When William died the Hon. Francis-Charles inherited the title and estate and eventually rose to the position of 1st Earl Annesley. He married Mary Grove 1766 and received 30,000 pounds from the Grove family regarded in those times as a fortune. Mary died in 1791 without issue.  

After the death of Mary, Francis-Charles had a liaison with a Dorothy McIlroy and had four sons by her. These illegitimate children were all named and recognized in the will of Earl Francis-Charles.

Following this relationship, Francis-Charles encountered a Sophia Kelly purported to be the wife of his brother Richard’s gatekeeper (Connor). A marriage took place between Francis-Charles and Sophia which became the subject of litigation for nearly two decades. Francis-Charles and Sophia had three sons. William Arthur Annesley (prior to their marriage), George de la Poer Beresford Annesley  b. 1799, d. 1814 (Lord Glerawly) and Francis-Charles Annesley. All are accounted for in the will of Earl Francis-Charles.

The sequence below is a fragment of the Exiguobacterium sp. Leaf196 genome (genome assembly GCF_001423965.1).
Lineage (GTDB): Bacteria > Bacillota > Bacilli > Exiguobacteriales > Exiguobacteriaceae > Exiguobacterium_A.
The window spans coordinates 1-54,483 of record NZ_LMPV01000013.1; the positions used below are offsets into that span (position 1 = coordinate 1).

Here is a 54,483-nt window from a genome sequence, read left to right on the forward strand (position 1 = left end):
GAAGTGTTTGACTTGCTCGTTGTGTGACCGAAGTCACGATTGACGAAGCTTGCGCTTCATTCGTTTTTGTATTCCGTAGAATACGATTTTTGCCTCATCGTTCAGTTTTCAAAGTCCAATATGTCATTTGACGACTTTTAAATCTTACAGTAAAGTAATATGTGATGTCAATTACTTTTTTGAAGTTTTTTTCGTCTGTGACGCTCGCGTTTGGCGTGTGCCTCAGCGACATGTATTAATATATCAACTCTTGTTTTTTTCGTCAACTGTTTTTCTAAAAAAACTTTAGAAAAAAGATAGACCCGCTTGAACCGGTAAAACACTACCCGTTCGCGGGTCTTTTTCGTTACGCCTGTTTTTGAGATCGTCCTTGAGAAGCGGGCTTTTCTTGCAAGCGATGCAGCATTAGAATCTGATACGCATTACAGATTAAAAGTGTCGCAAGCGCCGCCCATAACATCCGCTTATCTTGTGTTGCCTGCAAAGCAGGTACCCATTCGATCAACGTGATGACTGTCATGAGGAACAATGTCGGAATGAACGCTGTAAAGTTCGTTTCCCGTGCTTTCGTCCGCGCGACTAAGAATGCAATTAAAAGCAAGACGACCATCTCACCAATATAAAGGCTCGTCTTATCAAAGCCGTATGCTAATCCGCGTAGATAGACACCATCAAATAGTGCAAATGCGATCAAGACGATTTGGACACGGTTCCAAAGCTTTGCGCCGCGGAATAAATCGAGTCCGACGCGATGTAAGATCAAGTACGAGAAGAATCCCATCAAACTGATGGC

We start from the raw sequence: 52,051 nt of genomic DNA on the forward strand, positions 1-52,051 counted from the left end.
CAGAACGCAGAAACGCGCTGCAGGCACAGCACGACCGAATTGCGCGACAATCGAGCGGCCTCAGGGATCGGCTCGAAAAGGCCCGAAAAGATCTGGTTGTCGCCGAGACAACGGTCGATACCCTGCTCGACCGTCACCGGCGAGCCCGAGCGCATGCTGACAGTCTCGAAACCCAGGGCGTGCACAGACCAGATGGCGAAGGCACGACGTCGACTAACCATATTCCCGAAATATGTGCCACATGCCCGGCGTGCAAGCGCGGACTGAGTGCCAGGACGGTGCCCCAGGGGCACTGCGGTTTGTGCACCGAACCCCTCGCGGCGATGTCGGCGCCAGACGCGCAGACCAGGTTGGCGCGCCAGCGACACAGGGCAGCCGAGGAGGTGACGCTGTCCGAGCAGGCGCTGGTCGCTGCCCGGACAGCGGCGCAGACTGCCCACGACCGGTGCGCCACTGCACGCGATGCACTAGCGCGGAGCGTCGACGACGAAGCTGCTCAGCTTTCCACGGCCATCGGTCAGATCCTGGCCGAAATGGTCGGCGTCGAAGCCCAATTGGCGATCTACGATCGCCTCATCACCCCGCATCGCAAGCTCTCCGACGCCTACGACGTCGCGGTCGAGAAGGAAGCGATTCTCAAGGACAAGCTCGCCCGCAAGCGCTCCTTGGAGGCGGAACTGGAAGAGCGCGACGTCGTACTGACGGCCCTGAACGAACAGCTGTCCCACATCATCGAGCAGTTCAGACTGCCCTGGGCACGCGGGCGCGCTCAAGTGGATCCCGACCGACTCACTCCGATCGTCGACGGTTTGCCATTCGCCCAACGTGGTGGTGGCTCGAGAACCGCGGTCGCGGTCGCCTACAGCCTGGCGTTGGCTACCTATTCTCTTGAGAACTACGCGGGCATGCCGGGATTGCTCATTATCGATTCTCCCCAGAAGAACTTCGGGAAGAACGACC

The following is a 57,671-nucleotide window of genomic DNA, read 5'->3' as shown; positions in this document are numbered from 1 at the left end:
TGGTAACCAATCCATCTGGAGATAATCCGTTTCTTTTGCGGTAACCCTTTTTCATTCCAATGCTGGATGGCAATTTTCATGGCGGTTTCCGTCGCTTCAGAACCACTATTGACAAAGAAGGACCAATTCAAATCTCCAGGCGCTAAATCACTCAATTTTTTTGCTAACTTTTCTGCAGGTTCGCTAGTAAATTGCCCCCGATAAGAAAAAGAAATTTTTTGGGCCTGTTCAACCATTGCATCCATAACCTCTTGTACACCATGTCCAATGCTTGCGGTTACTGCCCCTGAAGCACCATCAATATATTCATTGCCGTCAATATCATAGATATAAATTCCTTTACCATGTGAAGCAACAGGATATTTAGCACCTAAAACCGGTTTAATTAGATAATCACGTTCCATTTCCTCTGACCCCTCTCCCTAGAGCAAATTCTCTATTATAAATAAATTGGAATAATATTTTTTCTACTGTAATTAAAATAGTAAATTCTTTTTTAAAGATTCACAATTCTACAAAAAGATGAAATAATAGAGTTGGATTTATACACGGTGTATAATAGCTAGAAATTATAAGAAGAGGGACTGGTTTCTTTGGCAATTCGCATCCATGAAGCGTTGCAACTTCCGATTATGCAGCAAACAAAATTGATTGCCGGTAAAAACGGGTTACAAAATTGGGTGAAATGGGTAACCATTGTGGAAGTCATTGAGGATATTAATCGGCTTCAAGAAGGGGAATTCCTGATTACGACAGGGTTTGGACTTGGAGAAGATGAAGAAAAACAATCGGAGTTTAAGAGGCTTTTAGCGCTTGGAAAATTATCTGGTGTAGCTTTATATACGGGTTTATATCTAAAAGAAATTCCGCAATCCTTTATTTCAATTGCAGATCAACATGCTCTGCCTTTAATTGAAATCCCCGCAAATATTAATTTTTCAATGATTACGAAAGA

Francis-Charles died in 1802 and Richard assumed the title and estates from his brother claiming that Sophia’s marriage was not legitimate and therefore her children were not legitimate heirs. The court finding that the marriage was not bigamous is overlooked on many web sites and in the Annesley Papers. Sophia finally settled with Richard in 1820 and moved to France where she died in 1852. The complete records of the proceedings and an insight into the early life of Sophia can be found here.